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The History Fangirl Podcast

Jan 1, 2018

There is no shortage of history books covering World War II, and it’s even a joke that if you want to win an Oscar, just make a movie about the Nazis. But despite all of the attention paid to WWII and the years leading up to it, a lot of us don’t have a clear picture of what it was like to live in Berlin during that time. What was it like to watch Hitler rise to power, begin to attack both enemies and allies, and then eventually fail in his conquest? To find some of these answers, we turn to Nick Shepley, a history teacher who also hosts the Explaining History podcast, and has a line of ebooks for history teachers. Nick is so great at really digging in and making historical periods come alive, so I know you’re going to love this episode.

Berlin: The Epicenter of Culture

Nick divides the time between the world wars into three periods. As he says, from about 1918-1923 Germany is in crisis, from about 1924-1929 it’s relatively stable, and then another crisis from 1929 to 1933 which ends with Hitler coming to power. But what’s fascinating is that during that stable period, radical politics move to the margins and Weimar Berlin becomes the epicenter of modernism. This is when you see writers like Christopher Isherwood move to Berlin, and the rise of influential cultural movements that are still with us today, like Bauhaus. But the freewheeling culture and society of Berlin, Nick says, may have actually helped Hitler—who was scribbling away at Mein Kampf—rise to prominence.

Make Germany Great Again

Hitler looks around at all of the avant-garde cultures and relaxing of strict mores and sees what he thinks of as a degradation of his country, led by Jewish citizens and Bolsheviks. As Nick says, fascism always has at its root the idea of rejuvenation: Things were always better sometime in the past, and now a single person is needed to rise up and rejuvenate the country. And so Hitler looked at Berlin and saw it as a festering sore that was preventing Germany from reclaiming its glory. Nick clearly is a natural-born storyteller, and you’ll want to hear how he paints a picture of this pivotal time in Germany’s history.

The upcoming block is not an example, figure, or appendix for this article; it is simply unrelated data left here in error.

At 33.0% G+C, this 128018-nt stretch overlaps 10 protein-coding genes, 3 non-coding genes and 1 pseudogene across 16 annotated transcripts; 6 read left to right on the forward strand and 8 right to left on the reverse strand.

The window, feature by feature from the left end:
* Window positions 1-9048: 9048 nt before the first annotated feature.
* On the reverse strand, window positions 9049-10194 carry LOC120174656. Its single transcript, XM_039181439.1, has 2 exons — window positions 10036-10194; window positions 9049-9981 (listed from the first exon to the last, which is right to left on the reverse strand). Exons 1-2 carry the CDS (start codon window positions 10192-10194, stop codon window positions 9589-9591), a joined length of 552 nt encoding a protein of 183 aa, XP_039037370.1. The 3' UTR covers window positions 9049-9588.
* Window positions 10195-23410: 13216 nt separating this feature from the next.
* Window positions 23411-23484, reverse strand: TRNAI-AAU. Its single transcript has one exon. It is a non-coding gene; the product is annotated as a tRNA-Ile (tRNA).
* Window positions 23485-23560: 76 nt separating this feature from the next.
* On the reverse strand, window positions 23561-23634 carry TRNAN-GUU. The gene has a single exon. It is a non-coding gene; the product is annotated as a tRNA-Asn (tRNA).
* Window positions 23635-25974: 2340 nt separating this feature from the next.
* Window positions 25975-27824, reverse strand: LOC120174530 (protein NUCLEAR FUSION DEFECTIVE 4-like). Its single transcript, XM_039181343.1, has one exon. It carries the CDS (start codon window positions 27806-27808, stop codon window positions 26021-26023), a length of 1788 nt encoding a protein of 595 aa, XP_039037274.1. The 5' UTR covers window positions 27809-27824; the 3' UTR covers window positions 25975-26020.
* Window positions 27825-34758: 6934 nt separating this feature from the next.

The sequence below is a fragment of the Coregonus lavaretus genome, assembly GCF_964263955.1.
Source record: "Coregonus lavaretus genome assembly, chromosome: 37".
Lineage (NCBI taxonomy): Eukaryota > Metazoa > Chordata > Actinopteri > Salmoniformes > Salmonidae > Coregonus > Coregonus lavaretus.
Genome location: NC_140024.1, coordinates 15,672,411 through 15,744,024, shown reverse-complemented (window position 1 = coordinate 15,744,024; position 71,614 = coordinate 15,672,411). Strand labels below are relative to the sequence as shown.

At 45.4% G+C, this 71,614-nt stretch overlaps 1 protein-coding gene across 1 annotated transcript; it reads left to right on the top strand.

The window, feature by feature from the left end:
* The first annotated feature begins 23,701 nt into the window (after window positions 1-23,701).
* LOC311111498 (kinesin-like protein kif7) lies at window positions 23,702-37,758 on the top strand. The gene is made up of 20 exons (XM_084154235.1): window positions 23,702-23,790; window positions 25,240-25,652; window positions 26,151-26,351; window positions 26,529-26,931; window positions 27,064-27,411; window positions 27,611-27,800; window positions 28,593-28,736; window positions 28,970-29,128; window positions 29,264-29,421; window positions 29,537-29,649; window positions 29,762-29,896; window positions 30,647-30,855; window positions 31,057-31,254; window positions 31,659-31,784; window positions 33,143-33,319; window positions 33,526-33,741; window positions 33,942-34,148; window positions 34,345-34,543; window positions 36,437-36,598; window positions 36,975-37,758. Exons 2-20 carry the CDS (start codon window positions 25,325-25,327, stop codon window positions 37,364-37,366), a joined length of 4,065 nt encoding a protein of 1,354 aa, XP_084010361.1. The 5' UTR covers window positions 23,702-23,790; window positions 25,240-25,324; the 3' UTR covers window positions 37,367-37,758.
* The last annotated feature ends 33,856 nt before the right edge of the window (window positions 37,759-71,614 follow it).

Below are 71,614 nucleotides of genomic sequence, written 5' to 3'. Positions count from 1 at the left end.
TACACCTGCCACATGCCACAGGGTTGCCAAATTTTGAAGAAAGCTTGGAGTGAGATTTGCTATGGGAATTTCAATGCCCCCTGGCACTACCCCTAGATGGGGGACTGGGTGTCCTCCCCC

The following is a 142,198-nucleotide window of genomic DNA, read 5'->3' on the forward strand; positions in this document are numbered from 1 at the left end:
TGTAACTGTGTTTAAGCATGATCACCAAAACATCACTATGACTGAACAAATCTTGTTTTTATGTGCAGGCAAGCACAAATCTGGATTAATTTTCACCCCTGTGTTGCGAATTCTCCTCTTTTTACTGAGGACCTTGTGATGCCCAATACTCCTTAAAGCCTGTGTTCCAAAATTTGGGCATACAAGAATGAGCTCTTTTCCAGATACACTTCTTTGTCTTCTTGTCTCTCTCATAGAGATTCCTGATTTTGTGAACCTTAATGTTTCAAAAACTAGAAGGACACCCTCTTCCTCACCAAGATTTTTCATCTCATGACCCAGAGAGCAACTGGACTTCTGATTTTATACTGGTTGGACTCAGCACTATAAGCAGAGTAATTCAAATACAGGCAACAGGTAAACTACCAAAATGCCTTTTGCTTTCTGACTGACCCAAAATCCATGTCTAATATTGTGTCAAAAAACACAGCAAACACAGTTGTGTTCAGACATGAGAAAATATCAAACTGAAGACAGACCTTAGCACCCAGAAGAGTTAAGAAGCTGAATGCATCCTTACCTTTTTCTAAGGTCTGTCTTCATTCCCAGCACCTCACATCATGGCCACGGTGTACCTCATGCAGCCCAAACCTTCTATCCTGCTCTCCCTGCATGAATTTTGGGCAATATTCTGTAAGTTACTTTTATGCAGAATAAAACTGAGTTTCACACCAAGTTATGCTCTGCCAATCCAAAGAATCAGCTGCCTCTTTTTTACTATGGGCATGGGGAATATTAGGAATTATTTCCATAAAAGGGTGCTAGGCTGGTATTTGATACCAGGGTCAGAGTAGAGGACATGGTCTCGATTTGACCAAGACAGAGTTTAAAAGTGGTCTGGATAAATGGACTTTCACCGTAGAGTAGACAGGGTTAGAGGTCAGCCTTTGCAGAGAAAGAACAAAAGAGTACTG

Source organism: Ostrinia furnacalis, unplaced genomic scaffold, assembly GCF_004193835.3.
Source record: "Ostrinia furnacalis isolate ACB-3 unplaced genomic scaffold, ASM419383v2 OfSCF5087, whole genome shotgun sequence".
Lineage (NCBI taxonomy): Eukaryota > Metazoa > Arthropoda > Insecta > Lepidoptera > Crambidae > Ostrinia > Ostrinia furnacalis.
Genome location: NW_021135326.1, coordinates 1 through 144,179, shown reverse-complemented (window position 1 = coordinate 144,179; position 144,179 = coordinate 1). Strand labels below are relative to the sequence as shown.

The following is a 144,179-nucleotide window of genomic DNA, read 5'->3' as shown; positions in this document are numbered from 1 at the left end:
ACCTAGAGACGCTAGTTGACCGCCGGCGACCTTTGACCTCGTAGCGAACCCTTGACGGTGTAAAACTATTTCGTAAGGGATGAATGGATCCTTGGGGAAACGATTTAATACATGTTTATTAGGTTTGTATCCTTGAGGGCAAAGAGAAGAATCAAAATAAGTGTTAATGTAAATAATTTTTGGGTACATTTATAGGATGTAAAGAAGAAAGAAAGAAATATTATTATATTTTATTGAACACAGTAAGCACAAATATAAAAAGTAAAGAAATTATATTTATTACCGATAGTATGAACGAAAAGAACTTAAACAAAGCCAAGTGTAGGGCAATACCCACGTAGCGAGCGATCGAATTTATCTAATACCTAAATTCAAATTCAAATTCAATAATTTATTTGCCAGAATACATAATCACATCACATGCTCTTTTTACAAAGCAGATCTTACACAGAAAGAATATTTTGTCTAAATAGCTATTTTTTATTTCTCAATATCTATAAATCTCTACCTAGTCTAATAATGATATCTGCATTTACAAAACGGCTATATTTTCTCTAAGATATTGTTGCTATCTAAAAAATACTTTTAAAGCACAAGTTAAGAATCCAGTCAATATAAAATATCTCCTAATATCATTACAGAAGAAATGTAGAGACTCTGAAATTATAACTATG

Berlin as war breaks out

As Nick tells me, while many in Berlin didn’t quite see the horrors of Hitler’s rise—or they chose not to—they were not ready for another war. He tells this amazing story at the dawn of the second world war in 1939 where Hitler rides out into the streets of Berlin in his limousine, prepared to be feted by the people, only to find the streets empty. Of course, things change by 1940, and people do begin to rally around Hitler. And the story Nick tells of why this happens is fascinating. If you have any interest in this time period, you’ll want to listen to this episode.

When history comes knocking

This was such a fascinating conversation with Nick, to talk about what led up to Hitler’s rise, and what life was like for people there. For such a studied time, it’s always been something that I’ve looked at as history, as stories from the past. But seeing some of the signposts and some of the similarities between what was happening in Berlin between the wars and what has happened during our time, it’s a good lesson in how history can help inform how we understand our own time, and even help us recognize the shifting political trade winds as they happen.

Outline of This Episode

  • [1:47] How Nick got started podcasting as a teacher
  • [3:23] The time between wars
  • [7:36] Hitler’s rise
  • [12:02] The end of the good times
  • [18:50] What life was like for Berliners
  • [27:03] Did it feel like an occupation to live under the Gestapo?
  • [30:34] What it’s like after the declaration of war
  • [36:21] When Berlin begins feeling the war
  • [45:05] What it was like after the war, before the wall

Resources & People Mentioned

Connect With Stephanie

Featuring the song “Places Unseen” by Lee Rosevere.

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